>> High-fastness fatliquors from sustainable resources
New fatliquors based on renewable raw materials have been developed that provide outstanding light and heat fastness performance together with excellent softening effects. This paper gives an overview of the chemistry of fatliquors, and compares the technical performance of these essential products on leather, with their environmental impact expressed as carbon footprint values.
>> World Leather April/May 2012 (395 KB / pdf)
>> Erhöhung der Lebensdauer und Wertbeständigkeit von Leder
Es sind die bekannten Faktoren Licht, Temperatur, Feuchtigkeit und Luftverschmutzung, welche einen wesentlichen Einfluss auf die Lebens- und Gebrauchsdauer von Leder haben. Dazu kommt noch der Einfluss von Schmutz und Pflegemitteln. Je nach Gebrauch spielt sich die Exposition unter verschieden starker mechanischer Belastung ab. Hier soll ein neues Zuricht- und Schutzsystem neu beleuchtet werden.
>> ProLeder 02/2012 (534 KB / pdf)
>> Leather topcoats with anti-soiling and -squeak properties
December 2011/January 2012
In the last few years upholstery and automotive interior designers have increasingly selected leathers in light colours such as white, beige or grey. At the same time, they have chosen to use more leathers with a very high degree of matting. These leathers provide the modern and elegant look designers strive for.
But these leathers are a concern for the quality departments of manufacturers. Very often, the pristine look in the showroom is lost due to soiling of the leather surfaces. It can be said that today soiling is among the main reasons for claims regarding upholstery and automotive leather.
>> World Leather December 2011/January 2012 (943 KB / pdf)
>> Methods for managing chrome in leather making
Today approximately 80% of total leaather tanned is chromium based. Although many alternatives have been studied and do exist, chrome tanning offers significant economic and technical advantages, which cannot be ignored and still make it the preferred way of tanning hides.
>> Leather International Nov/Dec 2011 (2299 KB / pdf)
>> Salt in wastewater from leather manufacturing
The tanning industry generates considerable amounts of solid, liquid and gaseous wastes. However, well planned, clean technology practices, such as the efficient use of resources like chemicals and water, as well as recycling and purification of process floats, allow tanners to reduce disposal costs and comply with environmental waste discharge regulations.
>> Salt in wastewater from leather manufacturing (253 KB / pdf)
>> New development in low salt pickling technology
One of the major environmental problems of the tanning industry is the liquid effluents generated. These contain high amounts of organic matters, sulfates and chlorides. In tannery wastewater the high salinity cannot easily be corrected.
>> New development in low salt pickling technology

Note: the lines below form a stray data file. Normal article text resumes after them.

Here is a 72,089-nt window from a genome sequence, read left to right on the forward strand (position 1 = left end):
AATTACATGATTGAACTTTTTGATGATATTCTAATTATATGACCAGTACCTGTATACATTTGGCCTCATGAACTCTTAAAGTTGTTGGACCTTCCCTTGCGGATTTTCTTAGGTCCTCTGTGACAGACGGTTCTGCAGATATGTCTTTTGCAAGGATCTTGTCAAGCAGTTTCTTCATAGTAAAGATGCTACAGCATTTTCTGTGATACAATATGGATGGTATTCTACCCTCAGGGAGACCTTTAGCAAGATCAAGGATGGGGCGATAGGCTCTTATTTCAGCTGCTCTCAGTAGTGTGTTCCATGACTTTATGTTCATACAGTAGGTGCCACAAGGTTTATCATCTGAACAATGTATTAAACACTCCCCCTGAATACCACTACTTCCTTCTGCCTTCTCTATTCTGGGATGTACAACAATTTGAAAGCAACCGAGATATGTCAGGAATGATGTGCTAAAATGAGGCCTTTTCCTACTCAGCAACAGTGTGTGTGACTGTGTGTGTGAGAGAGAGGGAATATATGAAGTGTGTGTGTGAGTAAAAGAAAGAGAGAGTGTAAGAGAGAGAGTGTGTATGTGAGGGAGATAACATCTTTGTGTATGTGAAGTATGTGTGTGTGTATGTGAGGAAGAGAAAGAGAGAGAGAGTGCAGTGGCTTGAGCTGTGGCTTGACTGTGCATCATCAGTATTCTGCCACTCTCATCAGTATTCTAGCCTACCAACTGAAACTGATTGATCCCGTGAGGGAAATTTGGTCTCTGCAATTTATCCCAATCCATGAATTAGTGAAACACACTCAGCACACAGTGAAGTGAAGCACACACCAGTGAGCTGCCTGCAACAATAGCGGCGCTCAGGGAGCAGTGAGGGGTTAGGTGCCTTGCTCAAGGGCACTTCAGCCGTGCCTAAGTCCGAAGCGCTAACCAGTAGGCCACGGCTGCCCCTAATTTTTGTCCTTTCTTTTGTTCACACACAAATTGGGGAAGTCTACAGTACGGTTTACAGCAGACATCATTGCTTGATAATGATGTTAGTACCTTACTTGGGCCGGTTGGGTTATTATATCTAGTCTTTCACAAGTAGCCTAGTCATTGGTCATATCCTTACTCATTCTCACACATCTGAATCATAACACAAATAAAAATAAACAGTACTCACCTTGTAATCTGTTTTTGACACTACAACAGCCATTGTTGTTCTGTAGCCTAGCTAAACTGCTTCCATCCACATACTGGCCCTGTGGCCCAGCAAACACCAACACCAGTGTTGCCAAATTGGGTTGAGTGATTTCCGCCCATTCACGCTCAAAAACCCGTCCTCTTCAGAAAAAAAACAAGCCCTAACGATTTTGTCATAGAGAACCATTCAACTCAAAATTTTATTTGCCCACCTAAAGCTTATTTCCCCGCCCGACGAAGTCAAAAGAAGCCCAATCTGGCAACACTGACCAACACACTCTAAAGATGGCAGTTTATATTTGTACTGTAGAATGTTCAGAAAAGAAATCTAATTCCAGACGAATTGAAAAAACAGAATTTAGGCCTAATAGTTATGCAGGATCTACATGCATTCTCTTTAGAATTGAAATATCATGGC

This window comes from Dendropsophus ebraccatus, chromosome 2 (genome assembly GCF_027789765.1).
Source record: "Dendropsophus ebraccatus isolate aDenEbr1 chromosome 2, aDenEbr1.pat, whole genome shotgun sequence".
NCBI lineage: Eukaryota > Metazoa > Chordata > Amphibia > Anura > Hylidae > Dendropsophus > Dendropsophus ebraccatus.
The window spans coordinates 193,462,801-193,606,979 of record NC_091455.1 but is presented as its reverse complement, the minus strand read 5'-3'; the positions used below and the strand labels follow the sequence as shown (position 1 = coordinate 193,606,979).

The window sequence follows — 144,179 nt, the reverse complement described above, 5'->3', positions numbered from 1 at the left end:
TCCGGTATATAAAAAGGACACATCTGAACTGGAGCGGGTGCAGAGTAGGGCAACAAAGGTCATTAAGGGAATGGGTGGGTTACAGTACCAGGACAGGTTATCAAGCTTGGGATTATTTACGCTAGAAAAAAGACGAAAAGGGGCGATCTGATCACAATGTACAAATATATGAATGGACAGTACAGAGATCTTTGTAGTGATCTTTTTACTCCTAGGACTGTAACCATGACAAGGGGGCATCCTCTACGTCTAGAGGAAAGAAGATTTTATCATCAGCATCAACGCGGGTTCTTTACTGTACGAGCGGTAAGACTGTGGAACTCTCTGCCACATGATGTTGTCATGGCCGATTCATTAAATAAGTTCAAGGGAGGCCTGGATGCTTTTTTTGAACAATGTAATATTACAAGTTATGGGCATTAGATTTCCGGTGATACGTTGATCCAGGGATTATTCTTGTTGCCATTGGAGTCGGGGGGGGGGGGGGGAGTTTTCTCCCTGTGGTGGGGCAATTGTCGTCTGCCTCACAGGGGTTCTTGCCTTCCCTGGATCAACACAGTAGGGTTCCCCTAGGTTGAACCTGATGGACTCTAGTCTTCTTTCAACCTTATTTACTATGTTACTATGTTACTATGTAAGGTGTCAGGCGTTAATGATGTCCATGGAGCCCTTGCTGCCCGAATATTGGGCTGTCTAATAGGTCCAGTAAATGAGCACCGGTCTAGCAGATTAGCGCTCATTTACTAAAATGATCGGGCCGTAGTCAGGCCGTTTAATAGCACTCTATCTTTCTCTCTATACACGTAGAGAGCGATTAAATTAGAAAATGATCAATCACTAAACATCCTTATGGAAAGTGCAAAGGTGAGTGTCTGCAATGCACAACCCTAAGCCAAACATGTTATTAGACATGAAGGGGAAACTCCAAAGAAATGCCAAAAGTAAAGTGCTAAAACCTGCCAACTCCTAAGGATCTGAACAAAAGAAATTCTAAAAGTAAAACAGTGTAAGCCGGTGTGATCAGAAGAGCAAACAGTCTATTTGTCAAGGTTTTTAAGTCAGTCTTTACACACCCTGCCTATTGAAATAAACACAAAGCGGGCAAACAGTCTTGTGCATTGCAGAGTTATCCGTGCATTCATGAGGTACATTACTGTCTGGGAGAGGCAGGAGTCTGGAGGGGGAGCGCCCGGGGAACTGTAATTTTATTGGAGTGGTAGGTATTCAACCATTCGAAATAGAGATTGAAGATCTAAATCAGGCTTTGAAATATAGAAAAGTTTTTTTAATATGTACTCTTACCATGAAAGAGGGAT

(2623 KB / pdf)
>> Advances in the degreasing of hides
A new lipase product is described that provides good degreasing when compared to the use of standard surfactants. It provides additional benefits such as improved grain thightness, better flatness, cleanliness of the hide, improved dyeing levelness , and has the potential to reduce fogging characteristics and improve hydrophobing.
>> Competence Borron (1053 KB / pdf)
>> Fogging for automotive leathers - a new test method
One of the key emission tests that leather is required to undergo by the automotive industry is its propensity to fogging, that is, the ability when heated to emit substances that form a haze-like layer on the windscreen of a car.
>> Fogging for automotive leathers (181 KB / pdf)
>> Reduction of the Salt Freight in Tannery Effluent
In our modern, industrialised society responsibility for active environmental protection is already one of the most important aspects. Not surprisingly environmental awareness has grown immensely in leather production as it has elsewhere too. Tough official regulations governing effluents, waste air and solid waste disposal provide the legislative background to this increased environmental sensitivity. To meet the specified limit values products and application methods must measure up to stringent requirements. Optimum exhaustion of products, environmental compatibility of the by-products formed and avoidance of waste are very important. Compliance with stricter effluent legislation and landfill regulations are difficult challenges to both the leather industry and the industry supplying it with chemicals. In a modern, look-ahead tannery, environmental protection is therefore every bit as important as leather quality, productivity and profitability.
>> Reduction of the salt Freight in Tannery Effluent (253 KB / pdf)
>> OROPON advanced bating technology to optimise useable area
Since O. Röhm introduced enzymatic bating in 1907 the bating process evolved due to the achievements brought about by modern biotechnology. OROPON bating products have been optimised continuously and adjusted to the ever changing conditions of the industry. Further milestones include the introduction of acid OROPON bating products by Röhm, now TFL, in the 60´s respectively beginning of the 80´s. These products were used for pickled skins and wet-blues in order to improve layout and cleanliness.
>> OROPON (427 KB / pdf)
>> Automotive and furniture leather
The demands in characteristics and performance of automotive leather have been changed due to different reasons like competition, globalisation, attractiveness, comfort customers demands or image. Nowadays automotive leather moves in the direction of furniture leather. What will be the compromise between the leather character and the performance?
>> Automotive and furniture leather (462 KB / pdf)